Karen Spencer (UK): Bread-bed

During the time of Caesar, the Romans viewed bread as a political tool. In order to pacify the people and discourage revolt, bread was distributed freely to the poor at state-organized circuses. Yeah, what’s that line from Caesar? “What the people want is bread and circuses.”

For bread-bed nine laborers are hired and two hundred and twenty-five loaves of white-sliced bread are bought. Each laborer makes a bread-bed using twenty-five loaves. The rest of the labor consists of lying on the bed. Laborers are hired for half a day to “lay down on the job”, and to gain comfort from their “daily bread”.
The laborers are not asked to produce a product or to serve a purpose that can be reduced to an exchange value. The interest here is to place a value on the human being as a being; as something more than an efficient producer/consumer.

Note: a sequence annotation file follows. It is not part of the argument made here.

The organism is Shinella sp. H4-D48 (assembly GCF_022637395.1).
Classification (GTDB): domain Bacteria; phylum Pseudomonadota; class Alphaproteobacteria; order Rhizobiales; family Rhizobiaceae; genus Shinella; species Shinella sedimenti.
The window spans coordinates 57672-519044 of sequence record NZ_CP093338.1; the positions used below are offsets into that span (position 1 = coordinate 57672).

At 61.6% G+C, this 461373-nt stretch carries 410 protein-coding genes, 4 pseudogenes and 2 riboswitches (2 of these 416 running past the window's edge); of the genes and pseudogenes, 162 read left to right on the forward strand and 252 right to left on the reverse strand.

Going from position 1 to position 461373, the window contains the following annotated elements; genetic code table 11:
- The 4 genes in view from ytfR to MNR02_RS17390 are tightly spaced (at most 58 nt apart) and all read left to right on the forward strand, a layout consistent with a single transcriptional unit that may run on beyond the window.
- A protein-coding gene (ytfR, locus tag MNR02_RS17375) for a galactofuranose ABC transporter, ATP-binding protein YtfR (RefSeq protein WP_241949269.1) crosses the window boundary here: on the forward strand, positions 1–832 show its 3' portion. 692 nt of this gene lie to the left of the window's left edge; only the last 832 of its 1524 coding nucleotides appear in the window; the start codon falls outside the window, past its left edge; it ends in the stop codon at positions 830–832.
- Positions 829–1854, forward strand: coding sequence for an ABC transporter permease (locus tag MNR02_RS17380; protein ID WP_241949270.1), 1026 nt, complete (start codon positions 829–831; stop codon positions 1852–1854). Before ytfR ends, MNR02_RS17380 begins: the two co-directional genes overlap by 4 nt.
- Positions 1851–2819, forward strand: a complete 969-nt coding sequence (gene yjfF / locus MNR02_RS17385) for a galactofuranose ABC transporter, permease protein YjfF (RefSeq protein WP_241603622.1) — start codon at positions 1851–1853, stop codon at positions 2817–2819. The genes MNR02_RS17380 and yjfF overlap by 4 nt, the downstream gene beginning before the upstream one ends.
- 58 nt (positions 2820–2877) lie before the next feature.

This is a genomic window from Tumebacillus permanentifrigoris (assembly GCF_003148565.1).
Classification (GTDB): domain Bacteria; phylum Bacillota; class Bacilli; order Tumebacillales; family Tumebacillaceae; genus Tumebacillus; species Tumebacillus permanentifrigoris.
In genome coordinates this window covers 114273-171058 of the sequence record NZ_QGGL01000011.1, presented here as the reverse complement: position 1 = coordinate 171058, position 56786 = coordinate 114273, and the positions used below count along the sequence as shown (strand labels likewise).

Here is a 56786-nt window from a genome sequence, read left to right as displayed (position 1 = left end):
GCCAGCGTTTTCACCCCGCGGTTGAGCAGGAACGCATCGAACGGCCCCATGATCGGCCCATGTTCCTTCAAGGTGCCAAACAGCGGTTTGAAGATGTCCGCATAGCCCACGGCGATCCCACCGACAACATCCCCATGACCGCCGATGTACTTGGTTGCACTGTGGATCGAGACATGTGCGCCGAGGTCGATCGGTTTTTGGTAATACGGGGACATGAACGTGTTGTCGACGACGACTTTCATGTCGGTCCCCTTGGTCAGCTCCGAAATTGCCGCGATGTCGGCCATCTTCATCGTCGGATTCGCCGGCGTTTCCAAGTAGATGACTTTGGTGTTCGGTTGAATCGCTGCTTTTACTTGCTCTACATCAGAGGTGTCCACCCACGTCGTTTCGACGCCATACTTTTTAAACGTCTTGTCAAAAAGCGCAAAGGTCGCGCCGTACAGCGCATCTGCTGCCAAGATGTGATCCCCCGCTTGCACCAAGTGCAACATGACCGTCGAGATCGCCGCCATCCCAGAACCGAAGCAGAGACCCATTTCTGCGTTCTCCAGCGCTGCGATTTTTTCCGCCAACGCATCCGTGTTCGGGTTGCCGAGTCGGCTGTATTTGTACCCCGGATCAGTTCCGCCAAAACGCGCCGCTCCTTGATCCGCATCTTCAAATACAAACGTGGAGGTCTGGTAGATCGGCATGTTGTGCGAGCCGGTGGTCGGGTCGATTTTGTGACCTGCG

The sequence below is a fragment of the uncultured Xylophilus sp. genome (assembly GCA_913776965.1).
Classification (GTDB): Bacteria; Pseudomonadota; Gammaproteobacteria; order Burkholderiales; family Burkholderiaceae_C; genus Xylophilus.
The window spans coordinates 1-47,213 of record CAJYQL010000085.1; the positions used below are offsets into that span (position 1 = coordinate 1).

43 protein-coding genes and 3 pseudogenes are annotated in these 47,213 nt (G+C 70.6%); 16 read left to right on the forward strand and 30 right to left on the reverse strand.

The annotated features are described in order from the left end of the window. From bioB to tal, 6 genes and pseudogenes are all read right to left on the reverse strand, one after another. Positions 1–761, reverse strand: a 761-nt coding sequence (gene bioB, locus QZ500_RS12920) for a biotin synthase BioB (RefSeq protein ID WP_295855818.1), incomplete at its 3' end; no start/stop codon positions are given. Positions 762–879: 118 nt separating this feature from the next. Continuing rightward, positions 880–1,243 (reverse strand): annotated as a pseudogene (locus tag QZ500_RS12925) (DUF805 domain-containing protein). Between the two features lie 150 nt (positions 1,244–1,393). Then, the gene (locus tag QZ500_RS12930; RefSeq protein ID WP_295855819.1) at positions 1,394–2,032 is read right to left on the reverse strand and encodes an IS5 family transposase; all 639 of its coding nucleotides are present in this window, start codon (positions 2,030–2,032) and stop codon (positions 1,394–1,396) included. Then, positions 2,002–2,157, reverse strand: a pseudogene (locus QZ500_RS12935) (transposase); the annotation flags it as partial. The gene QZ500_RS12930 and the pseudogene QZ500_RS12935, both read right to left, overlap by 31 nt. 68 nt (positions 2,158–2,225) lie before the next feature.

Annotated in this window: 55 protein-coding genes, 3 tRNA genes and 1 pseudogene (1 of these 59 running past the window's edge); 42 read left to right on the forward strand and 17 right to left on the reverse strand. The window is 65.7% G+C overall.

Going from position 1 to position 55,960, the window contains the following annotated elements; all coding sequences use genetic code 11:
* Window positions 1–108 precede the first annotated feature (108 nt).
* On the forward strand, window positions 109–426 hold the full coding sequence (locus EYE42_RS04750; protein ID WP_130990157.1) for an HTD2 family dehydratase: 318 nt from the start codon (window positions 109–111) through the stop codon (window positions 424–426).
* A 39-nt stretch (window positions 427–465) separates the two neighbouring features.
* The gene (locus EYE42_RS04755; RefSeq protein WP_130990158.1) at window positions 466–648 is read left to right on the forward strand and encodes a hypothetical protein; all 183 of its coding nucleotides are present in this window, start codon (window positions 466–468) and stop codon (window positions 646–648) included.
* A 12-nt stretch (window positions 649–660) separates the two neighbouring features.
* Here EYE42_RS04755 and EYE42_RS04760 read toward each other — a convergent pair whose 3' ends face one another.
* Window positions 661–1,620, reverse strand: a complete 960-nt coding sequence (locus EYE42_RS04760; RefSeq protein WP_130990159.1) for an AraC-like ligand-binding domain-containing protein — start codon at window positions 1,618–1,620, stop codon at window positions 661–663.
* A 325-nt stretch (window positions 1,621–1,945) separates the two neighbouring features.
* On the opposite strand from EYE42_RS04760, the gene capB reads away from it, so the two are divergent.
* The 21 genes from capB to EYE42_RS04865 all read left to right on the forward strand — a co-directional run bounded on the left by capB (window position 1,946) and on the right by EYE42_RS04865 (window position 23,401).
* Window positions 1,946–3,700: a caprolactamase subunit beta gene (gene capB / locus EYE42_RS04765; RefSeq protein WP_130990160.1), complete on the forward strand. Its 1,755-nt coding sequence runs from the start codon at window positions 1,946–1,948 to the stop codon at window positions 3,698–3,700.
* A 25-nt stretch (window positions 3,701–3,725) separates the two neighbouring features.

In the context of labor relations the bread-bed challenges the growing economic trend that devalues human labor and leaves people without meaningful employment as jobs becomes either automated (computers/machines/robots) or relocated (in “third world” markets where human labor is inexpensive).